Early in the war, Union troops were forbidden from plundering Southern property. On September 8, 1861, Captain Rufus Dawes of the 6th Wisconsin Infantry couldn't restrain his starving men from feasting on the local livestock while stationed along the Potomac River outside Washington, D.C.
Our regiment has been doing picket duty along the Potomac river on the Maryland side from Chain Bridge to Falling Waters. My company has been deployed along about four miles. The rebel pickets and cavalry could be occasionally seen along the other side of the river.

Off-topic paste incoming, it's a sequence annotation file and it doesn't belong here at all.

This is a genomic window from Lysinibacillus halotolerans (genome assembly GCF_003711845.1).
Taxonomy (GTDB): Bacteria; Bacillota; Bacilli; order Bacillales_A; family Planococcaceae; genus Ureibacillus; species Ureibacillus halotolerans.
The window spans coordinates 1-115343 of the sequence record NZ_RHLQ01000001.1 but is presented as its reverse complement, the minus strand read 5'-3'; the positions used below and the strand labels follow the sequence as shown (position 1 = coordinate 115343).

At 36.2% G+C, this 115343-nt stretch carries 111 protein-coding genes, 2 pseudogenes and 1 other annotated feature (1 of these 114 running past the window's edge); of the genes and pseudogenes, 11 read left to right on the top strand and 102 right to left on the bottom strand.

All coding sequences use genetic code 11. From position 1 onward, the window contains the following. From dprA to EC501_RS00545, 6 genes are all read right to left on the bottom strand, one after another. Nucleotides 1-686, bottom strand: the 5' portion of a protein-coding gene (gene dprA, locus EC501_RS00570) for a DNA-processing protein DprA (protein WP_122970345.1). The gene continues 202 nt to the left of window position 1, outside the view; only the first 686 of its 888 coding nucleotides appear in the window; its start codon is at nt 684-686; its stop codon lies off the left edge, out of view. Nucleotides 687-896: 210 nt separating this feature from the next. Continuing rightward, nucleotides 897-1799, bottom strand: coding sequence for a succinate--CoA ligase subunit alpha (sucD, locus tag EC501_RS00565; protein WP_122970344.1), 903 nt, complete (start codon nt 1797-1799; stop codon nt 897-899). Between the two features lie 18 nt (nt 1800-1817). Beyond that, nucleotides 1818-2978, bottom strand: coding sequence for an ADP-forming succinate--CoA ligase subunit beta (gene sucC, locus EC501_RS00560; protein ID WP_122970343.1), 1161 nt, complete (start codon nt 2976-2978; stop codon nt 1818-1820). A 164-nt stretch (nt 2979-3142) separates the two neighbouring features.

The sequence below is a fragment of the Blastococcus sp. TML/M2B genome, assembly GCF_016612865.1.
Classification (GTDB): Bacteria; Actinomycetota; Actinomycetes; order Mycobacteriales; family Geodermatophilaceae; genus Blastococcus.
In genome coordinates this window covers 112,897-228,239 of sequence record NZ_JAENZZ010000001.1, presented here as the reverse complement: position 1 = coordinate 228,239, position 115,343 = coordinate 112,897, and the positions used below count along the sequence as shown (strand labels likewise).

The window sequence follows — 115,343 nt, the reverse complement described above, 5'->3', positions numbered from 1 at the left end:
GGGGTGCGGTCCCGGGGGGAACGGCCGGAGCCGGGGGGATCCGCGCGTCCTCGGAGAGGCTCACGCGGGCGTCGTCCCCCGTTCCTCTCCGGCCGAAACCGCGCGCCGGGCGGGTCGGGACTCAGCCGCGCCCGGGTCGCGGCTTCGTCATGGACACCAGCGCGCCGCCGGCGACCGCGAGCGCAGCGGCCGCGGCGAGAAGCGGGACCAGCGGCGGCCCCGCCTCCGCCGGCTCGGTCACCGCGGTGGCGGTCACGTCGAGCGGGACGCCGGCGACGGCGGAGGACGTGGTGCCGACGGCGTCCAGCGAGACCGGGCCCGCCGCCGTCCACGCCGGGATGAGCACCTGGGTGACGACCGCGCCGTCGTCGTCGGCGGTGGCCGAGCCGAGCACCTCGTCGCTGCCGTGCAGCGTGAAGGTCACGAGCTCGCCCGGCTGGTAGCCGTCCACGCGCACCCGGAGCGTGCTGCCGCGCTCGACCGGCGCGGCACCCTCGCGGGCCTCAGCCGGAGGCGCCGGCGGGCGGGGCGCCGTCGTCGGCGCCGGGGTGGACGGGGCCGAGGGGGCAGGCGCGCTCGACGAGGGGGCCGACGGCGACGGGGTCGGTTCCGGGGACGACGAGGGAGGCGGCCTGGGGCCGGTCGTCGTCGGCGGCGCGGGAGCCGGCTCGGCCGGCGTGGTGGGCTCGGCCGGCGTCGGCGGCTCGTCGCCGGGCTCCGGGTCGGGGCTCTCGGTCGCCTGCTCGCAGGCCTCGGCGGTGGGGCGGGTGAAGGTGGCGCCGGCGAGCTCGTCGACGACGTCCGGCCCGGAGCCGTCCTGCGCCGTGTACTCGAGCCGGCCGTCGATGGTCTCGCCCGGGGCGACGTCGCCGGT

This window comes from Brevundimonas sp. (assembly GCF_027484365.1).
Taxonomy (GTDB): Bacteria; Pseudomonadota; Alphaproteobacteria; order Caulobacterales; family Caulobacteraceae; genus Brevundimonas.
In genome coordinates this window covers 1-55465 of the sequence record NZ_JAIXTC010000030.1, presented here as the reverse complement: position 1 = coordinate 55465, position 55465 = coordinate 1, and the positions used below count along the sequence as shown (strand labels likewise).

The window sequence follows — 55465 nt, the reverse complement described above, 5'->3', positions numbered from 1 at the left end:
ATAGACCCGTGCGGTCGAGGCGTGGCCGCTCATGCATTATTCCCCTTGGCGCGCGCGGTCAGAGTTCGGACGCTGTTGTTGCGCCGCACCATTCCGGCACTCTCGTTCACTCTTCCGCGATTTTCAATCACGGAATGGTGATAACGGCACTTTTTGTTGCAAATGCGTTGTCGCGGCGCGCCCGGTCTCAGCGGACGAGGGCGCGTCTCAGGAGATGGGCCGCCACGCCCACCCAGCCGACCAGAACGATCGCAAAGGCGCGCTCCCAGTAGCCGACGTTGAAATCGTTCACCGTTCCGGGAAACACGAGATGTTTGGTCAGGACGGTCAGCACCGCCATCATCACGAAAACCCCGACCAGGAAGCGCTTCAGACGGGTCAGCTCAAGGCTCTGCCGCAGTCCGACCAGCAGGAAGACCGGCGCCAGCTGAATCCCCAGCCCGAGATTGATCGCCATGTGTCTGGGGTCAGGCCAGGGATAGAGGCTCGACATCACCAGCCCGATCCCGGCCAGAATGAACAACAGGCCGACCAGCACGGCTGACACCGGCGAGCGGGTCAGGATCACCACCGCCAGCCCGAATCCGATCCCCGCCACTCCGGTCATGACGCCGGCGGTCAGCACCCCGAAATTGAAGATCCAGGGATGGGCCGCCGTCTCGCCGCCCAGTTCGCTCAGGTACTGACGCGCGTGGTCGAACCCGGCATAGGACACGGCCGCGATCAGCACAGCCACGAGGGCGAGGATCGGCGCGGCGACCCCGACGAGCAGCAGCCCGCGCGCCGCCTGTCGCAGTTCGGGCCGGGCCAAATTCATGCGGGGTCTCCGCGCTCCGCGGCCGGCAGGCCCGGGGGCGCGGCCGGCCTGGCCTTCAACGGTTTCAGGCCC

I have really enjoyed this week's work. The scenery on the Potomac here, is very romantic. The people generally sympathize with the rebels.
Our boys have fared sumptuously every day. They declared that even the pigs were secessionists and they burned them at the stake for their treason. Turkeys and chickens shared the same fate. It was impossible for me to restrain men who had been starved on salt-beef and hard tack, when they were scattered over four miles of territory and sneered at as Yankees by the people. The fact is I ate some pig myself.
Source: Dawes, Rufus R. "Service With the Sixth Wisconsin Volunteers," Chapter 2, page 22.
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